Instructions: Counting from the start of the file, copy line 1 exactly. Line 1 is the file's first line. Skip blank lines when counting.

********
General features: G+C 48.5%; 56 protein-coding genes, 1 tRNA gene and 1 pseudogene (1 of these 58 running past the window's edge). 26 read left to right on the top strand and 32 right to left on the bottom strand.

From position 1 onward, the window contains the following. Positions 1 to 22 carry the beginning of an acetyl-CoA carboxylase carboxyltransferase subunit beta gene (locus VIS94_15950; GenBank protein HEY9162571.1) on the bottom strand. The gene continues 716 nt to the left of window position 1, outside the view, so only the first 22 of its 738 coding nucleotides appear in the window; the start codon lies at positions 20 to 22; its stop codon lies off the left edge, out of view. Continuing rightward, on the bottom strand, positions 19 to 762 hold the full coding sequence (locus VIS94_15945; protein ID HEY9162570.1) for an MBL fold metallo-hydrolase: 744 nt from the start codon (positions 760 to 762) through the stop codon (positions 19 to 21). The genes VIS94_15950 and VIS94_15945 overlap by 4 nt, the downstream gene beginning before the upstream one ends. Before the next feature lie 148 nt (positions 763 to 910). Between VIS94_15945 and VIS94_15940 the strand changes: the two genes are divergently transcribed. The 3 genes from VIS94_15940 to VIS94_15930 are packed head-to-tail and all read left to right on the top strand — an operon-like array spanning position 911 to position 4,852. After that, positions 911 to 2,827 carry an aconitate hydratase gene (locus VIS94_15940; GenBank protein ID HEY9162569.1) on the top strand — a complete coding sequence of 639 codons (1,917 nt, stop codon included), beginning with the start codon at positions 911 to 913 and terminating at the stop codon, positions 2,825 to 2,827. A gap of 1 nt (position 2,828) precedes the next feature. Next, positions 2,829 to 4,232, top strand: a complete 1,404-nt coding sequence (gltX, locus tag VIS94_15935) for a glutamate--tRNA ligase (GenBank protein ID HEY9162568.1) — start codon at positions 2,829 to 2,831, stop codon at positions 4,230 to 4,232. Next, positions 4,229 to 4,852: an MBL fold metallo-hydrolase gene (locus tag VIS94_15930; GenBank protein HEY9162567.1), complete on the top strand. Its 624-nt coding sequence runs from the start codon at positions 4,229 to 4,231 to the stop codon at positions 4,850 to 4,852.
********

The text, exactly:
General features: G+C 48.5%; 56 protein-coding genes, 1 tRNA gene and 1 pseudogene (1 of these 58 running past the window's edge). 26 read left to right on the top strand and 32 right to left on the bottom strand.